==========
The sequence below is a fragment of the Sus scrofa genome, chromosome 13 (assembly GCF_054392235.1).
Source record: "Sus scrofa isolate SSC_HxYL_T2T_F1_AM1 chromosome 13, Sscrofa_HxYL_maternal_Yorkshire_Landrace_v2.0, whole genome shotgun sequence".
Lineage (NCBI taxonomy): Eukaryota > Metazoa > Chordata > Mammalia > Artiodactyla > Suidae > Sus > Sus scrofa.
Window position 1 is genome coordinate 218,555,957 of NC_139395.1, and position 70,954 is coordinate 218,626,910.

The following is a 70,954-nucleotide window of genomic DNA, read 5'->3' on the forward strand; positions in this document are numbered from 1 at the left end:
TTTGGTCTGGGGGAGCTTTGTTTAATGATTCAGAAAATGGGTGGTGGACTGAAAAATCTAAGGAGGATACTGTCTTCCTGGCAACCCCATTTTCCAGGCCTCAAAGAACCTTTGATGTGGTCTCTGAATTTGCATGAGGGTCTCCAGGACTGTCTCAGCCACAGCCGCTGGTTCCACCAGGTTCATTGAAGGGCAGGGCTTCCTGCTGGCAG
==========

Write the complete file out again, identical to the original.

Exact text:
The sequence below is a fragment of the Sus scrofa genome, chromosome 13 (assembly GCF_054392235.1).
Source record: "Sus scrofa isolate SSC_HxYL_T2T_F1_AM1 chromosome 13, Sscrofa_HxYL_maternal_Yorkshire_Landrace_v2.0, whole genome shotgun sequence".
Lineage (NCBI taxonomy): Eukaryota > Metazoa > Chordata > Mammalia > Artiodactyla > Suidae > Sus > Sus scrofa.
Window position 1 is genome coordinate 218,555,957 of NC_139395.1, and position 70,954 is coordinate 218,626,910.

The following is a 70,954-nucleotide window of genomic DNA, read 5'->3' on the forward strand; positions in this document are numbered from 1 at the left end:
TTTGGTCTGGGGGAGCTTTGTTTAATGATTCAGAAAATGGGTGGTGGACTGAAAAATCTAAGGAGGATACTGTCTTCCTGGCAACCCCATTTTCCAGGCCTCAAAGAACCTTTGATGTGGTCTCTGAATTTGCATGAGGGTCTCCAGGACTGTCTCAGCCACAGCCGCTGGTTCCACCAGGTTCATTGAAGGGCAGGGCTTCCTGCTGGCAG